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Saturday, July 14, 2012

Health News: DOH Alarmed by Rising Dengue Cases



Dengue is fast emerging pandemic-prone viral disease in many parts of the world. Dengue flourishes in urban poor areas, suburbs and the countryside but also affects more affluent neighbourhoods in tropical and subtropical countries.


Dengue is a mosquito-borne viral infection causing a severe flu-like illness and, sometimes causing a potentially lethal complication called severe dengue. The incidence of dengue has increased 30-fold over the last 50 years. Up to 50-100 million infections are now estimated to occur annually in over 100 endemic countries, putting almost half of the world’s population at risk.


Severe dengue (previously known as dengue haemorrhagic fever) was first recognized in the 1950s during dengue epidemics in the Philippines and Thailand. Today it affects Asian and Latin American countries and has become a leading cause of hospitalization and death among children and adults in these regions.


According to the Department of Health (DOH), around 32,193 cases of dengue infection were documented between January and June this year.This is 3.89 percent higher than the 30,989 cases recorded in the same period last year. The National Capital Region had 7,670 cases, Central Luzon had 5,552 cases, and Calabarzon had 4,508 cases.


To prevent the spread of dengue fever, you must first prevent the breeding of its vector, the Aedes mosquito. The Aedes mosquito is easily identifiable by its distinctive black and white stripes on their body. It prefers to breed in clean, stagnant water easily found in our homes. You can get rid of the Aedes mosquito by frequently checking and removing stagnant water in your premises.
The guidelines below will give you an overview of how you can prevent the Aedes mosquito from breeding.



At All Times
  • Turn pails and watering cans over and store them under shelter.
  • Remove water in plant pot plates. Clean and scrub the plate thoroughly to remove mosquito eggs. Avoid the use of plant pot plates, if possible.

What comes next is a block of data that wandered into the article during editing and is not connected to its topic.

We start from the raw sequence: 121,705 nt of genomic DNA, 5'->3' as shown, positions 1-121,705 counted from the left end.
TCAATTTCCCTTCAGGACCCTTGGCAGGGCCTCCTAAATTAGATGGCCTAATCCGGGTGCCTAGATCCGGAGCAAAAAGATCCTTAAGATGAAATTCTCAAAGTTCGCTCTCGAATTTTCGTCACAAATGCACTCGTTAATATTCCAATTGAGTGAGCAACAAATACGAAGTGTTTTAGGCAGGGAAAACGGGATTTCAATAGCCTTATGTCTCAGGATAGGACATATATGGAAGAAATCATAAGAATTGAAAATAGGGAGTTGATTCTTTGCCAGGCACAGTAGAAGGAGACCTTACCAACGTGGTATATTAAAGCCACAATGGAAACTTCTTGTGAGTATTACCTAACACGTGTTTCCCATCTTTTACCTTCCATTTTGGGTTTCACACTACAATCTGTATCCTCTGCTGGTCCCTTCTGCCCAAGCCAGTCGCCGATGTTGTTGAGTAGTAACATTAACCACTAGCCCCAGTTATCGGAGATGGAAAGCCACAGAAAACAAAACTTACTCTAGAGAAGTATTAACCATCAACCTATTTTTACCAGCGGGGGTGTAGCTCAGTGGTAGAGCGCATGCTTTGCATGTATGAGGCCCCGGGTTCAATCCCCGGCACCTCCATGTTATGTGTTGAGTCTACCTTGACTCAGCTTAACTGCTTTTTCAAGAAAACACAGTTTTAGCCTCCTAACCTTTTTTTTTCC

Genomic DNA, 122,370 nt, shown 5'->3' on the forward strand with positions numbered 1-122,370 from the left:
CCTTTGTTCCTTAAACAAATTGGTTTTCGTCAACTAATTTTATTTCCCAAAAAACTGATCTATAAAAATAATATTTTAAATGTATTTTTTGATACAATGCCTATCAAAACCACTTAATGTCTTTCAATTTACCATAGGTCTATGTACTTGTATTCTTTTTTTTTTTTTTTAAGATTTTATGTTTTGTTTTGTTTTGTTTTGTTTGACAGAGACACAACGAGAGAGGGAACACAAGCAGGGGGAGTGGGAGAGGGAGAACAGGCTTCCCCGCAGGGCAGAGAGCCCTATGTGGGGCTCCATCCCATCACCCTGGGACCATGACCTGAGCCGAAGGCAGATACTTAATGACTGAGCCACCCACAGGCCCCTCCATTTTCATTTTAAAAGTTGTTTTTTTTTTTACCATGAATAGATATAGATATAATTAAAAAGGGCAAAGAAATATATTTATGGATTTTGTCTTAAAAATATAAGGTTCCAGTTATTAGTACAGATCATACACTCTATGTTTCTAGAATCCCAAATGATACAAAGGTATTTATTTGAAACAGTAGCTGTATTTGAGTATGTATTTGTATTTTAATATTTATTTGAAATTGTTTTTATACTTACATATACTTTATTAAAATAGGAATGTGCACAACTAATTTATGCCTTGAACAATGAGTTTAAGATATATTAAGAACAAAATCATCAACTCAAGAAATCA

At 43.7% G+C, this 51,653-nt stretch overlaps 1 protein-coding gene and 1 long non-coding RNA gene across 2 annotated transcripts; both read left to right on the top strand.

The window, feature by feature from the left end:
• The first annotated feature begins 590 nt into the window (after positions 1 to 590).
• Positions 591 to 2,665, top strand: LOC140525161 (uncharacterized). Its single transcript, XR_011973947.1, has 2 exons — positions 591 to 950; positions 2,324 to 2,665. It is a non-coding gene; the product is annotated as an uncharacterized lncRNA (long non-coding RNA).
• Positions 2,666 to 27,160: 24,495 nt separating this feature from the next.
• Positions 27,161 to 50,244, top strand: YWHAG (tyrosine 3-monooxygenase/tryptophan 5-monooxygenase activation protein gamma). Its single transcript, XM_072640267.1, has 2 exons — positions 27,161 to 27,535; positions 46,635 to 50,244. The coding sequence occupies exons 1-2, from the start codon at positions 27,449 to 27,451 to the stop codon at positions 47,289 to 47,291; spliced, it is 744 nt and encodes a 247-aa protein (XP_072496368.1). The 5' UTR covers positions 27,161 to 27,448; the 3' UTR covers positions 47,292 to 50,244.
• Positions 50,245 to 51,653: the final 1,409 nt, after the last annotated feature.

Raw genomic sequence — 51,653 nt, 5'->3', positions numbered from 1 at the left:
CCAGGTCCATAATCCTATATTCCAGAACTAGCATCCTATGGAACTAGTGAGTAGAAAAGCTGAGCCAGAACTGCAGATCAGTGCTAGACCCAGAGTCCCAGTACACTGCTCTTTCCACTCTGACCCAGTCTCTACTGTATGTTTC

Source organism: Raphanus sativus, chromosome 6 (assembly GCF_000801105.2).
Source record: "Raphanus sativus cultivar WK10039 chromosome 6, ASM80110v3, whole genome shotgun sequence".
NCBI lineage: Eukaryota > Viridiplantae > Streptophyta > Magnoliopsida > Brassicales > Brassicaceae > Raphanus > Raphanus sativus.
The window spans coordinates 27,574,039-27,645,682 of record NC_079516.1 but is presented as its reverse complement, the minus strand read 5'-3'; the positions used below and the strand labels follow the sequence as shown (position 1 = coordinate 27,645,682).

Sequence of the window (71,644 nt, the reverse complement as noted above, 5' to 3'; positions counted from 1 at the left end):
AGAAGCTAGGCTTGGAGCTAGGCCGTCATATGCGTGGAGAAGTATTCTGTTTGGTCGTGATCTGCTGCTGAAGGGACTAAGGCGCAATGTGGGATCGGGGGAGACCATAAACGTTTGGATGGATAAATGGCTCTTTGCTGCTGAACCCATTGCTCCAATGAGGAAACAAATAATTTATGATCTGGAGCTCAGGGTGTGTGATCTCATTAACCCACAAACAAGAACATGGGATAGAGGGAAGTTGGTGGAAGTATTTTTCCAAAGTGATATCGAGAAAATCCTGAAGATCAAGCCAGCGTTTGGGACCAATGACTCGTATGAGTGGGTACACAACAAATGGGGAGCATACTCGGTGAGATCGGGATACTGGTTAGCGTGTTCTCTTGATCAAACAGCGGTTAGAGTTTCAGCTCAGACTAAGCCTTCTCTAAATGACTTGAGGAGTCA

• Loosen soil from potted plants to prevent the accumulation of stagnant water on the surface of the hardened soil.
  • Do not block the flow of water in scupper drains along common corridors in HDB estates. Avoid placing potted plants and other paraphernalia over the scupper drains.
  • Cover rarely used gully traps. Replace the gully trap with non-perforated ones and install anti-mosquito valves.
  • Cover bamboo pole holders after use. Rainwater can potentially accumulate in these bamboo pole holders if they are uncovered and create a habitat.
  • No tray or receptacles should be placed beneath and or/ on top of any air-conditioning unit so as not to create a condition favourable for mosquito breeding. 

Every Other Day

  • Change water in flower vases. Clean and scrub the inner sides of vases. Wash roots of flowers and plants thoroughly as mosquito eggs can stick to them easily.

Once A Week

  • Clear fallen leaves and stagnant water in your scupper drains and garden. These leaves could collect water or cause blockages to the drains, thus resulting in the buildup of stagnant water. 
  • Clear any stagnant water in your air cooler unit.

Once A Month

  • Add prescribed amounts of sand granular insecticide into vases, gully traps and roof gutters, even if they are dry. 
  • Clear away fallen leaves in roof gutters and apron drains. If structurally feasible, remove the roof gutters.







Source: nea.gov.sg

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